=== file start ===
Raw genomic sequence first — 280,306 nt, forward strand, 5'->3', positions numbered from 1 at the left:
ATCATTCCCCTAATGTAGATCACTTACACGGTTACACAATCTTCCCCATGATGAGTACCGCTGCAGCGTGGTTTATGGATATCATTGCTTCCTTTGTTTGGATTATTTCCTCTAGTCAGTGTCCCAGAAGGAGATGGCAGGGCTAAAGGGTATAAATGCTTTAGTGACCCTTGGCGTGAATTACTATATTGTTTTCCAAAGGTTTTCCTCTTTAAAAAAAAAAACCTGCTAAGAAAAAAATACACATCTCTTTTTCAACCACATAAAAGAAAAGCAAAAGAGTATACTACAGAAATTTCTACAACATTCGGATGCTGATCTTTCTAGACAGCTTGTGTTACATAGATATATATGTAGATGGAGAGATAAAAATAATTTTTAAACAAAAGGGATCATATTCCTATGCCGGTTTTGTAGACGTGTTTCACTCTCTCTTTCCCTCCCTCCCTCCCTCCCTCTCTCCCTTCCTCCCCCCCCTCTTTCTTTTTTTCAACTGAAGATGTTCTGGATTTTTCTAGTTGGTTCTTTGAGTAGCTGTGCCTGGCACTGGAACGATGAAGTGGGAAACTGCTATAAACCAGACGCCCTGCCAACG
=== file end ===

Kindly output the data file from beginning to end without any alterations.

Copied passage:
Raw genomic sequence first — 280,306 nt, forward strand, 5'->3', positions numbered from 1 at the left:
ATCATTCCCCTAATGTAGATCACTTACACGGTTACACAATCTTCCCCATGATGAGTACCGCTGCAGCGTGGTTTATGGATATCATTGCTTCCTTTGTTTGGATTATTTCCTCTAGTCAGTGTCCCAGAAGGAGATGGCAGGGCTAAAGGGTATAAATGCTTTAGTGACCCTTGGCGTGAATTACTATATTGTTTTCCAAAGGTTTTCCTCTTTAAAAAAAAAAACCTGCTAAGAAAAAAATACACATCTCTTTTTCAACCACATAAAAGAAAAGCAAAAGAGTATACTACAGAAATTTCTACAACATTCGGATGCTGATCTTTCTAGACAGCTTGTGTTACATAGATATATATGTAGATGGAGAGATAAAAATAATTTTTAAACAAAAGGGATCATATTCCTATGCCGGTTTTGTAGACGTGTTTCACTCTCTCTTTCCCTCCCTCCCTCCCTCCCTCTCTCCCTTCCTCCCCCCCCTCTTTCTTTTTTTCAACTGAAGATGTTCTGGATTTTTCTAGTTGGTTCTTTGAGTAGCTGTGCCTGGCACTGGAACGATGAAGTGGGAAACTGCTATAAACCAGACGCCCTGCCAACG